The Silicon Valley Luxury Housing Market Report is a monthly report by Coldwell Banker Residential Brokerage, a specialist in high-end real estate sales.

Thanks for reading!
Francis Rolland

useful links

Wednesday, October 19, 2011

Palo Alto, Mountain View, Los Altos …

We know that the market is very localized, and that even within a City the market is markedly different from low-end to high-end, from an area to an other, and of course whether it is a house or a condominium.
How does it look all combined??

This is the way the market looks for these 3 Cities combined, houses and condominiums and townhouses, all together, over the past 2 and a half years.

Some will describe it as “definitely hesitant”,

Some will say it is “getting better”,

Others will say that the worse was in mid 09.

It is difficult to interpret such graphs because a low average price per square foot can just mean that more properties of a larger size sold that month, and the median and average price mean something different, - although the curves are fairly parallel. This is a summary of many individual stories.

But one thing is certain, the market is alive and kicking here, and in most of the Silicon Valley.

Also, let’s remember that about 35% of houses sell for over asking price in the County, and a good 30 to 35% of sales are cash sales, with no loan involved … We are fortunate.

Curious about your City, or your zip code? Let me know, I can help ;-)


useful links

Remember: our Free E-Waste Collection and Shredding Event,
on: 10/22/11, Sat.  9 am to 4 pm for E-Waste Collection
10 am to 2 pm for Shredding.
address:  161 S. San Antonio Rd, Los Altos, CA 94022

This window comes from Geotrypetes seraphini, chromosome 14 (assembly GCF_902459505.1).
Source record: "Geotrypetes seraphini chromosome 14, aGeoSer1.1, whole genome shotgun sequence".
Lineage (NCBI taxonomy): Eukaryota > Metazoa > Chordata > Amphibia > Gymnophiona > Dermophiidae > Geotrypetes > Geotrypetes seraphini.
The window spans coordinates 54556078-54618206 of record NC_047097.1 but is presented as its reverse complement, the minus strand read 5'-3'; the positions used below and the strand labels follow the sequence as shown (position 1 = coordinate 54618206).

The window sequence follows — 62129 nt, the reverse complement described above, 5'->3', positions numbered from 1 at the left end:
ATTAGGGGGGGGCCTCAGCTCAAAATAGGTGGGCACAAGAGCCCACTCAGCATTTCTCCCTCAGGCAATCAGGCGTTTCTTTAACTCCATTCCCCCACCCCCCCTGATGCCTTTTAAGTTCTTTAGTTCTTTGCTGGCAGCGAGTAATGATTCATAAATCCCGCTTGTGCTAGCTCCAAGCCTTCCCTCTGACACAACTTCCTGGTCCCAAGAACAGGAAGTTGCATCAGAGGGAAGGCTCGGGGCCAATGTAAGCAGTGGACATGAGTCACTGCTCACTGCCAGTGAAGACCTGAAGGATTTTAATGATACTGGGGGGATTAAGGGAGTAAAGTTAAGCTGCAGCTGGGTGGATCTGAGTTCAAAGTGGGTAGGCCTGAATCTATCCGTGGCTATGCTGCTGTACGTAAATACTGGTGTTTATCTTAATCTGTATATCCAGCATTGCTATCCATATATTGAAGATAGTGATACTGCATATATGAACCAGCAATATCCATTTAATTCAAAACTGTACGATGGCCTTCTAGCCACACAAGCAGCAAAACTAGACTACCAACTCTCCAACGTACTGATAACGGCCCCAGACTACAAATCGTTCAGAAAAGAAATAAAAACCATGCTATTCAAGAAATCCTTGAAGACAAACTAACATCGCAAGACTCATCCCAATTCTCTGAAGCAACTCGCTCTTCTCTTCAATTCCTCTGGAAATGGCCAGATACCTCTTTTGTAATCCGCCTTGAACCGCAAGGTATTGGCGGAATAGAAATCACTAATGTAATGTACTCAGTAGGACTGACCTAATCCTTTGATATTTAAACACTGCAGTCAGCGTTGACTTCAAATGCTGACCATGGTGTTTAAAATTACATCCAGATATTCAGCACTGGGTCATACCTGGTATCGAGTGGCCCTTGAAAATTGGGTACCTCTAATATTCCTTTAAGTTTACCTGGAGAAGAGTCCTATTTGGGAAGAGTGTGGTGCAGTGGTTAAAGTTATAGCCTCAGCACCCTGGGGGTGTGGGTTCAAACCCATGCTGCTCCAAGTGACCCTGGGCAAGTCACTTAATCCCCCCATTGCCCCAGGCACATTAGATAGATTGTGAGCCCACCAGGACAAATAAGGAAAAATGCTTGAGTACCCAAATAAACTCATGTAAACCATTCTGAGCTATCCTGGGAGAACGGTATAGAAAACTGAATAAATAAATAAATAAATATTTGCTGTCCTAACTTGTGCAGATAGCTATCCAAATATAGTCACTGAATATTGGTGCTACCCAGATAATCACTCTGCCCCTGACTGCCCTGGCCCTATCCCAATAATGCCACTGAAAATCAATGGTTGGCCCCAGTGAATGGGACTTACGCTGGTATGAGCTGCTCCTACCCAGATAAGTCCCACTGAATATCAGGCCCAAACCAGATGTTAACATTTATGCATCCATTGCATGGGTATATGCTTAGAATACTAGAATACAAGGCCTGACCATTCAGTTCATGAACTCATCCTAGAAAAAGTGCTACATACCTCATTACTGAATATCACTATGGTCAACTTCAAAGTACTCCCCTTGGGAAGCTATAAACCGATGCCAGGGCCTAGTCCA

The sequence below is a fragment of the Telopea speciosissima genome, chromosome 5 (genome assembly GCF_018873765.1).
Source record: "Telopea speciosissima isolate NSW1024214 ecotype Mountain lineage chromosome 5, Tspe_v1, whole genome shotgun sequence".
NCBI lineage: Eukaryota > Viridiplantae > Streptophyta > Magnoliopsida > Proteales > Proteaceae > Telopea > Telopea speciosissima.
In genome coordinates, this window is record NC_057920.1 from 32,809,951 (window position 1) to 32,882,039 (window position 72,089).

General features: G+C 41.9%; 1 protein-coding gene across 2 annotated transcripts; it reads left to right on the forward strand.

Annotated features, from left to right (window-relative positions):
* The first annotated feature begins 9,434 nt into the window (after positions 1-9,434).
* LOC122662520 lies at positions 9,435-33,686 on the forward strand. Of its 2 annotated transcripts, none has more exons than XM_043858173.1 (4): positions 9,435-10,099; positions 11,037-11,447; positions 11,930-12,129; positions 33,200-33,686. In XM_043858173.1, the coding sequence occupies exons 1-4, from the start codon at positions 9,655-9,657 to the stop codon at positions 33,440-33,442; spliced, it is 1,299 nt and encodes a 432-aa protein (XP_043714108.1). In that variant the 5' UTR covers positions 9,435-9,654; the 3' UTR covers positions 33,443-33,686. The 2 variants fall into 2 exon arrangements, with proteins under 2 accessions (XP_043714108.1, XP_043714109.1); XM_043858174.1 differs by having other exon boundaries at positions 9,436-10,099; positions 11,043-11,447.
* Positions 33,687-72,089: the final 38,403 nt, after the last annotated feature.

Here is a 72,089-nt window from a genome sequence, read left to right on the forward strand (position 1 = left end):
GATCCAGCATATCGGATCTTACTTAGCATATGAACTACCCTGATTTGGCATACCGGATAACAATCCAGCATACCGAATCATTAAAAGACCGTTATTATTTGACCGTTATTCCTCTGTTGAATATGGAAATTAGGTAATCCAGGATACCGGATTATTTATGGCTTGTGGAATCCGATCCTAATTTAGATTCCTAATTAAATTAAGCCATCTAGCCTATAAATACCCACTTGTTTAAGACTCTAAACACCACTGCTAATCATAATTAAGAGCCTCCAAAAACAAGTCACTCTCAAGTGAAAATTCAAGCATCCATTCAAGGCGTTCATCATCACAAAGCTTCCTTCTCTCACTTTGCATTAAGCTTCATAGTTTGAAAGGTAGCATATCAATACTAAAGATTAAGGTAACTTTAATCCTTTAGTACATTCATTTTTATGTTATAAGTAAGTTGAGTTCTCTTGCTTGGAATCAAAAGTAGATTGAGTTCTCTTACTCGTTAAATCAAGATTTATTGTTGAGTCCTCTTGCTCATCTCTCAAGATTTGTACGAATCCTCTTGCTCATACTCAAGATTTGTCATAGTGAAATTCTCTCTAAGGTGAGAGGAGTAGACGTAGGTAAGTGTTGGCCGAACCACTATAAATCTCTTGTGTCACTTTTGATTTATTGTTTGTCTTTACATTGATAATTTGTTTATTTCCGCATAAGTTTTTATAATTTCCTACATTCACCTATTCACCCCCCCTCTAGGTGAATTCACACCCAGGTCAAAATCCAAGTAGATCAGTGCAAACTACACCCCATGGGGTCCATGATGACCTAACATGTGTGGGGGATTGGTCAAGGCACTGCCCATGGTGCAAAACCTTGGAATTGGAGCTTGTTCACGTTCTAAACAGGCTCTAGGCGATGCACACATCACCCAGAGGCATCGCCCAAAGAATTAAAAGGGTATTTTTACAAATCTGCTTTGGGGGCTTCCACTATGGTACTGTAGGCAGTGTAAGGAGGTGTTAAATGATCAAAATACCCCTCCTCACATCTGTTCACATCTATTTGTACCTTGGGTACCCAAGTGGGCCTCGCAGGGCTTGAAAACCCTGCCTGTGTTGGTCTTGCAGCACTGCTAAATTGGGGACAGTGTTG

Friday, October 14, 2011 ...

Homeowners in difficulty:

For homeowners who are in difficulty to make their mortgage payments or cannot refinance, there are several options other than Short Sales or letting the property be sold through the foreclosure process.

Fannie Mae has set up a website:  . That site lists the five possible options that sellers should explore with their legal and financial advisors before deciding to list their property as a Short Sale or letting it go through a foreclosure action, if the loan is owned by Fannie Mae.

This web site is all about getting informed, knowing all the possibilities available to be able to stay in your home, the options if you do have to leave your home, and how to contact a help center – if the loan is owned by Fannie Mae.

In-person and telephone support for homeowners is available in the “Mortgage Help Centers”.

These Centers have been established to help homeowners with loans owned by Fannie Mae.  At a Mortgage Help Center, one can meet directly with dedicated on-site staff and experienced housing advisors to discuss one’s mortgage situation. English and Spanish advisors are available, and all services offered by the Fannie Mae Mortgage Help Center are FREE.

Of course, hopefully this is not something that is needed...

Francis Rolland

useful links

PS:  Mortgage rates: Week ending 10/06/2011:
- 30-yr. fixed: 3.94 fees/points: 0.8%
- 15-yr. fixed: 3.26 fees/points: 0.8%
- 1-yr. adjustable: 2.95% Fees/points: 0.5%
(Source: Freddie Mac)

Worth noting: our Free E-Waste Collection and Shredding Event,
on: 10/22/11, Sat.  9 am to 4 pm for E-Waste Collection
10 am to 2 pm for Shredding.
address:  161 S. San Antonio Rd, Los Altos, CA 94022